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October 30, 2018

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Institutional Investors' ESG remit should also include Fraud Risk Assessment

December 22, 2017

A recent FT Article (‘New guards of the City take aim at corporate delinquents’, 10 Nov. 2017) makes interesting reading. The main thrust of the article is that Stewardship, which for years has languished in relative obscurity, is now firmly established and gathering pace.

 

Excessive Executive remuneration, board diversity and bad management practices are now firmly in the investment spotlight, and Heads of Institutional Investment ESG Teams are able to wield significant power over companies in which they are invested. A growing number of Institutional Investors are unafraid to publicly criticise the companies they invest in, and many have voted against board recommendations at annual shareholder meetings.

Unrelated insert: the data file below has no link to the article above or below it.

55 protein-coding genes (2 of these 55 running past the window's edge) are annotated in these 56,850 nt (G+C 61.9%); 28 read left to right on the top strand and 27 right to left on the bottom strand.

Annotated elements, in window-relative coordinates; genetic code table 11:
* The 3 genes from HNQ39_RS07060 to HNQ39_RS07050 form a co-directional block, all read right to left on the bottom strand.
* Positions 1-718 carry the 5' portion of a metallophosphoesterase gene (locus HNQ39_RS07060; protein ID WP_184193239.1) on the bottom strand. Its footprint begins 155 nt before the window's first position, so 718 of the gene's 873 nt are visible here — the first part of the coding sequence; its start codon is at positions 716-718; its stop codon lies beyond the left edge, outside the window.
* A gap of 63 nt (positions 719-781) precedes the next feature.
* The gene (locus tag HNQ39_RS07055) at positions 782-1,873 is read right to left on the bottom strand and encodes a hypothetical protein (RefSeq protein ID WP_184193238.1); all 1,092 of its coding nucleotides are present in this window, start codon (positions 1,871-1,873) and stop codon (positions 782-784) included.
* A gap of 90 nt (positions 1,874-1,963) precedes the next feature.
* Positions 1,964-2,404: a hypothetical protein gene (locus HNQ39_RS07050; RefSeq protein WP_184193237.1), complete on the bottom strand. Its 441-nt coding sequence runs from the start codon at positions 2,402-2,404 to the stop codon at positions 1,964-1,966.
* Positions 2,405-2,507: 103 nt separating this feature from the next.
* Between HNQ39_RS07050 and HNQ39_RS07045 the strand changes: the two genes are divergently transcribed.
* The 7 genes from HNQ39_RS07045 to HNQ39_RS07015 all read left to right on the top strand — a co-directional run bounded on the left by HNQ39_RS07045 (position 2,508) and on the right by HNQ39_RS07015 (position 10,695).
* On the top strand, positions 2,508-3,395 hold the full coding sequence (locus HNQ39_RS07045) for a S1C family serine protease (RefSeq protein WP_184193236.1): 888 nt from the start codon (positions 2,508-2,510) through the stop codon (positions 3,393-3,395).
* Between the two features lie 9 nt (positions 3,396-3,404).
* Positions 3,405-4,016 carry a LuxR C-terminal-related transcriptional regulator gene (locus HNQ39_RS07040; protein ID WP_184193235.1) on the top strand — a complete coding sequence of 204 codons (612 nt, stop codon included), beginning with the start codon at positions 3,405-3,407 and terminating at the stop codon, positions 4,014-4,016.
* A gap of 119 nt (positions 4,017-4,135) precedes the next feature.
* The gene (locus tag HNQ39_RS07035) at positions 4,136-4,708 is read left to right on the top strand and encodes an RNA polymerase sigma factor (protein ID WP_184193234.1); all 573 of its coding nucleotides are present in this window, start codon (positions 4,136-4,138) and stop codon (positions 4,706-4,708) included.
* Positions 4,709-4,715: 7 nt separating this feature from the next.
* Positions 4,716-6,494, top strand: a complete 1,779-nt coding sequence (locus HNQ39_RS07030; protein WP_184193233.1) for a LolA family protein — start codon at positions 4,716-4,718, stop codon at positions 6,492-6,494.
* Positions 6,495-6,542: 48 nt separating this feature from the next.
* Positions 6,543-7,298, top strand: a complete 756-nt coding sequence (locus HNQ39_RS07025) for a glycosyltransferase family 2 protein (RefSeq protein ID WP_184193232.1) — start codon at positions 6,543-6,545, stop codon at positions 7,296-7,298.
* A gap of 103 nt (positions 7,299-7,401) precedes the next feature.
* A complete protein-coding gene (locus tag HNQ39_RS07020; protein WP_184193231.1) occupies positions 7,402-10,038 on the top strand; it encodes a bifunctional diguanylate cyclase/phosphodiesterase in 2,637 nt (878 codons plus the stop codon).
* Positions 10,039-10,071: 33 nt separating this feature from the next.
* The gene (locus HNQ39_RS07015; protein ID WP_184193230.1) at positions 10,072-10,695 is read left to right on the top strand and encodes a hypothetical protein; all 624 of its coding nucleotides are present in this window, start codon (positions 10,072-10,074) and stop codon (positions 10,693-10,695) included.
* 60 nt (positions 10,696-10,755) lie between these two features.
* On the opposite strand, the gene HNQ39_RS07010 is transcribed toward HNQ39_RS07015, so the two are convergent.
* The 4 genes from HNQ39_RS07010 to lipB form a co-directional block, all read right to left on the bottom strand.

Each of the Stewardship Heads of the Institutions mentioned, namely Schroders, Blackrock, Royal London Asset Management, Aviva, Aberdeen Standard Investments, and Legal & General, which collectively have very substantial investment firepower, have outlined their Stewardship and ESG priorities for 2018. These include Capital Allocation decisions, Climate Change, Succession Planning, qualities of Boards, Remuneration, Diversity, Corporate Culture and Auditors. These are evidently valid and positive priorities, but there is no mention of Fraud Prevention as a governance priority.

 

If a corporate makes a poor decision in any of the aspects of governance mentioned above, it may well suffer, in particular, reputational damage, but this is unlikely to be disastrous. A major fraud, conversely, can be catastrophic, resulting in the complete destruction of investors’ capital. We believe, therefore, that Institutional Investors’ Stewardship and Governance remits should be widened to include analysis of fraud risk within the corporates in which they invest.

 

Fraud Risk Analysis (www.fraudriskanalysis.com) has examined most major frauds during recent years. Our research demonstrates that the majority of these could have been prevented if an independent fraud risk assessment had been conducted as part of the investment due diligence process.

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